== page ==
OK, Essex County Superior Court Judge Mary Anne Sahagian has now awarded guardianship of 84-year-old Joseph Judd to his grandson, Vito Loiacono, as Loiacono had been seeking all along.
The judge told SeniorCare attorney Larry Varn of Pierce Atwood in Boston that the Gloucester-based nonprofit care service does not have "a horse in this race."
And Donnalee Leonardo, a court-appointed attorney who has looked into Judd's mental and physical state, found that the man who had to be rushed to Addison Gilbert Hospital in June 2010 with a near fatal glucose count while under SeniorCare's supervision is now "close to home, with lots more contact with his family now than before."
Indeed, she also found that Judd, who suffers from dimentia, among other ailments, but continues to recover from his brush with death at Seacoast Rehabilitation Center "would have wanted Vito Loiacono to be his guardian."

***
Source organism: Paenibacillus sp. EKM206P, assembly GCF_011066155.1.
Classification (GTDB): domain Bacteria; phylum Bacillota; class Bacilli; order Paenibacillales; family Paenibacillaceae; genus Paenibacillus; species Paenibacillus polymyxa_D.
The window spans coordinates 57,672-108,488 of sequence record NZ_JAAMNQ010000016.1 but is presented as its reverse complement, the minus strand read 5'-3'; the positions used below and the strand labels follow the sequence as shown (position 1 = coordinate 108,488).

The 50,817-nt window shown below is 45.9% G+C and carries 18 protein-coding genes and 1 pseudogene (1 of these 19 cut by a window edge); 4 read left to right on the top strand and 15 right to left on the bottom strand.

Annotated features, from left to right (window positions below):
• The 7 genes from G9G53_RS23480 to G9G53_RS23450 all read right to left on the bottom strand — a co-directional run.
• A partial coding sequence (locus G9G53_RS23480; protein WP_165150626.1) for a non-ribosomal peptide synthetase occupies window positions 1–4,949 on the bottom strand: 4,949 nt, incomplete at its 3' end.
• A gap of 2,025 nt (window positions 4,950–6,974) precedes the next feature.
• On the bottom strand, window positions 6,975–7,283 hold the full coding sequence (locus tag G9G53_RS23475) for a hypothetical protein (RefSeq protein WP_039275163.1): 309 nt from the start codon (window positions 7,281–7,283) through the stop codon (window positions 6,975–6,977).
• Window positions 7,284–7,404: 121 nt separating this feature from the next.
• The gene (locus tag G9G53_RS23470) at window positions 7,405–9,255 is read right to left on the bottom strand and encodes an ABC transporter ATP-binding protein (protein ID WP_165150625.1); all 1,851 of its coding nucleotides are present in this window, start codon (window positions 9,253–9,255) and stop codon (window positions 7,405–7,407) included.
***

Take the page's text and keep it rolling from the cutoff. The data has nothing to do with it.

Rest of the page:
So why, pray tell, is SeniorCare continuing to actively contest Loiacono's request to become Judd's conservator — essentially, someone who would managed his grandfather's assets?
And why has SeniorCare declined to turn over Judd's health-care records — even to his own family?
Perhaps a better question in each of those cases is: How does SeniorCare have the right to stonewall Loiacono and other family members as it has.
Judd's family — and the community at large — deserve to know the truth about SeniorCare's care, and to have confidence in it. Right now, they can't — and only a thorough state probe can lift that cloud.
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Editorial: SeniorCare Case Cries Out for State Investigation